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France ‘could work with Assad's forces’ against IS group

AFP / Yuri Kadobnov | Russian French Foreign Minister Laurent Fabius (L) speaks with his Russian counterpart Sergei Lavrov (R) during a meeting at the Kremlin in Moscow on November 26, 2015

French foreign minister Laurent Fabius suggested Friday that troops loyal to Bashar al-Assad could be used to fight the Islamic State group, but only in the framework of a political transition without the Syrian President.


“Troops on the ground cannot be ours, but [there could be] Syrian soldiers from the Free Syrian Army, Sunni Arab states, and why not regime troops,” Fabius told RTL radio without specifying whether he meant immediately or in the long-term.

Fabius’s comments were immediately welcomed by his Syrian counterpart, Walid Muallem.

"Better late than never. If Fabius is serious about working with the Syrian army and dealing with the forces on the ground that are fighting Daesh, then we welcome that," Muallem told a press conference following talks with Russian Foreign Minister Sergei Lavrov in Moscow, using the Arabic name for the IS group.

However, an official in the French Foreign minister’s team insisted that the minister was reiterating France’s long-standing position that there could be no cooperation with Syrian government forces to battle the IS group until a unity government was in place.

“It could only happen in the framework of a political transition and Fabius stresses that this transition is urgent and indispensable,” the official said.

The French foreign minister’s remarks came amid signs of increasing cooperation between France and Russia in the battle against the IS group in Syria, in the wake of the terror attacks in Paris and the downing of a Russian passenger jet in Egypt – both claimed by the terrorist organisation.

French President François Hollande met with Russia’s Vladimir Putin in Moscow on Thursday and said the two leaders had agreed to coordinate strikes on oil transportation targets in territory held by the IS group.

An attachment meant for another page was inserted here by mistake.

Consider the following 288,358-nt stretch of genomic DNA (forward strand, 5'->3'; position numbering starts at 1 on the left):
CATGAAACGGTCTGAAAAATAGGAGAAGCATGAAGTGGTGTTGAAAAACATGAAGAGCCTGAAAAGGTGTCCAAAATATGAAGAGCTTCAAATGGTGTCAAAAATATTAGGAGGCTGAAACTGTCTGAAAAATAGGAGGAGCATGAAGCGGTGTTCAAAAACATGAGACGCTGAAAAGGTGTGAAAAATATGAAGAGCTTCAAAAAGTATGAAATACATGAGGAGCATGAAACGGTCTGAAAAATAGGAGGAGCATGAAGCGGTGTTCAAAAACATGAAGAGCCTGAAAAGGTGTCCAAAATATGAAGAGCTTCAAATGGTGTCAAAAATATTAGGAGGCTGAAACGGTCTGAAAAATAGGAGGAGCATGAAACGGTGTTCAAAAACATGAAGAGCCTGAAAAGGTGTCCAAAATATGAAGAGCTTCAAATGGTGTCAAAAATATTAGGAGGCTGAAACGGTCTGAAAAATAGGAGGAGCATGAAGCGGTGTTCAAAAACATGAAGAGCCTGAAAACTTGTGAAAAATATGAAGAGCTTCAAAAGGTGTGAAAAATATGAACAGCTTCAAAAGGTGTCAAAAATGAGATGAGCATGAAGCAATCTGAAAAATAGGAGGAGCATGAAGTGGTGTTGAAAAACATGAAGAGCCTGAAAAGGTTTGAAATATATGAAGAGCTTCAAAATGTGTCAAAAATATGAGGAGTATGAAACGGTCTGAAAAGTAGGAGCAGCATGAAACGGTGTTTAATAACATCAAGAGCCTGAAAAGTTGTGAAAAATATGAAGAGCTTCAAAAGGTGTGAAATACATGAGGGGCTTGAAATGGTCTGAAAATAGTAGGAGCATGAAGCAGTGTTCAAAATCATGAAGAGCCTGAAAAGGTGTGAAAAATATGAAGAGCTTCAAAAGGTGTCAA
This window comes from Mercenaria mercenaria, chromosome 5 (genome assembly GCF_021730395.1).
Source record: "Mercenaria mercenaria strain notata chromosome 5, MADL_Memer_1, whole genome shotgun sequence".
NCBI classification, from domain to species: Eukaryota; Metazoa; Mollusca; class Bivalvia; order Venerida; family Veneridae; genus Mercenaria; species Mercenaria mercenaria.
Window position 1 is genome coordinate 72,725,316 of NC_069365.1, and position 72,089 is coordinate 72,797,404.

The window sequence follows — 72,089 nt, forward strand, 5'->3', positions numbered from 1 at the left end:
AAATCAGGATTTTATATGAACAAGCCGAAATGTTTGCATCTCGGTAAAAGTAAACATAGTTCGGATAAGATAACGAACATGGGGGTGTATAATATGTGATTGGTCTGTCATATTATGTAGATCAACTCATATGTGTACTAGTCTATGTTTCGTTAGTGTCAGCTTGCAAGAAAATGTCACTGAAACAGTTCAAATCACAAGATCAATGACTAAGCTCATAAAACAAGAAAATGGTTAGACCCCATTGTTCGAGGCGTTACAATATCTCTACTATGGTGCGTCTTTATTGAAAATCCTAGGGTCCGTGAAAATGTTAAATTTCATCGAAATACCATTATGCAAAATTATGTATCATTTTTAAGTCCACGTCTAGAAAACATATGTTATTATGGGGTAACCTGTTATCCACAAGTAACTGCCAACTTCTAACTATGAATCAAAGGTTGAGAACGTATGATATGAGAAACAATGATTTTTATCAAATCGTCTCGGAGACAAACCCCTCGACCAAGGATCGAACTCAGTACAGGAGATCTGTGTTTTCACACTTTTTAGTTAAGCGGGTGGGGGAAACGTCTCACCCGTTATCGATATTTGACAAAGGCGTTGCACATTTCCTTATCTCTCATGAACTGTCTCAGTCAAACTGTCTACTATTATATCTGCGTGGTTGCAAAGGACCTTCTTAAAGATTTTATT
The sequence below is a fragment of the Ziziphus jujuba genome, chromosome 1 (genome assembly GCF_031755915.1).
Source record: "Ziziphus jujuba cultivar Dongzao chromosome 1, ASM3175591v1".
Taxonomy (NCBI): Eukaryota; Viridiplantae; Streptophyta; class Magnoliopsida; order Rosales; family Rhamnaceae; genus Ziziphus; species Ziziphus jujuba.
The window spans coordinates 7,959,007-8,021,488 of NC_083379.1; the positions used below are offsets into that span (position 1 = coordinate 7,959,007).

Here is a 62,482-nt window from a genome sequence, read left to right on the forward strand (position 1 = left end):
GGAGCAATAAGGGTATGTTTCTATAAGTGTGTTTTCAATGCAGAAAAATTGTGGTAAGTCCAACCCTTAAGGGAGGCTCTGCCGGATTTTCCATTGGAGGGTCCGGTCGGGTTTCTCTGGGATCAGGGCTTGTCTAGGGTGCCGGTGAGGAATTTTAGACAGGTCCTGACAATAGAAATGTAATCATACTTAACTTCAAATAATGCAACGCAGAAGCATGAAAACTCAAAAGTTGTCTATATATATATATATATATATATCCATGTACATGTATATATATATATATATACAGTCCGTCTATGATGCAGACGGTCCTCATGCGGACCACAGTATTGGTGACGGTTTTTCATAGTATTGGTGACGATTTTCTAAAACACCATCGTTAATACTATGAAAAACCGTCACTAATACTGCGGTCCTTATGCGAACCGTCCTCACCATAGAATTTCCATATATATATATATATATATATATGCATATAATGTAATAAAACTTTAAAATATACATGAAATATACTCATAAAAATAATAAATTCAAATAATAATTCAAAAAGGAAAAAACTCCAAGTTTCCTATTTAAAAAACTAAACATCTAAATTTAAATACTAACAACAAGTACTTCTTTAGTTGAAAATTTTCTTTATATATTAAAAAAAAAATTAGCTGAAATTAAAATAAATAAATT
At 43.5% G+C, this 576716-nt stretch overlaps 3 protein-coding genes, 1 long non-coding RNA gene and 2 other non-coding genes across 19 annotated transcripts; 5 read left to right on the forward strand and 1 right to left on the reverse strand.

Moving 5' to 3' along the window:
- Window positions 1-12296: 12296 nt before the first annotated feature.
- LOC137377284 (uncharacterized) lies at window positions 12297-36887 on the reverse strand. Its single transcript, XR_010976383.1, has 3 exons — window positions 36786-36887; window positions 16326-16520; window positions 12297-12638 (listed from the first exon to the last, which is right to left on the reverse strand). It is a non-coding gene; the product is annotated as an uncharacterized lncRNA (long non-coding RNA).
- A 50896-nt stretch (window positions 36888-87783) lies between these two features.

He also said they had agreed to strike “only terrorists” in Syria. Russia has previously been accused of targeting Western-backed Syrian rebels fighting Assad.

Russia commits to ‘not bombing’ anti-IS forces

Fabius revealed Friday that Putin had also asked France to provide Russia with maps detailing the locations where forces fighting IS group militants operate in Syria in order not to bomb them.

“He asked us to draw up a map of forces that are not terrorists and are fighting Daesh. He committed to not bombing them once we’ve provided that,” Fabius said, using an Arabic name for the IS group.

Nevertheless, Assad’s future remains a significant stumbling block to a coordinated Syria strategy between Russia and the West. The Syrian president is a key Moscow ally and the Kremlin is keen to see him stay in power, while France, the US and others have repeatedly said he must go.

“If we want to move towards a free, united ... Syria, it cannot be that he [Assad] who is at the origin of 300,000 deaths and millions of refugees can lead [Syria] ... Assad cannot be the future of his people,” Fabius said.

For now, though, both sides share an immediate priority in the coming weeks in freeing Raqqa, the IS group’s Syrian stronghold, Fabius said.

“It is the neurological centre of Daesh, where attacks, especially those in France, originated,” he said.

“There is now one point upon which everyone agrees and that is the objective of destroying Daesh,” Fabius added. “I think on that we are progressing.”


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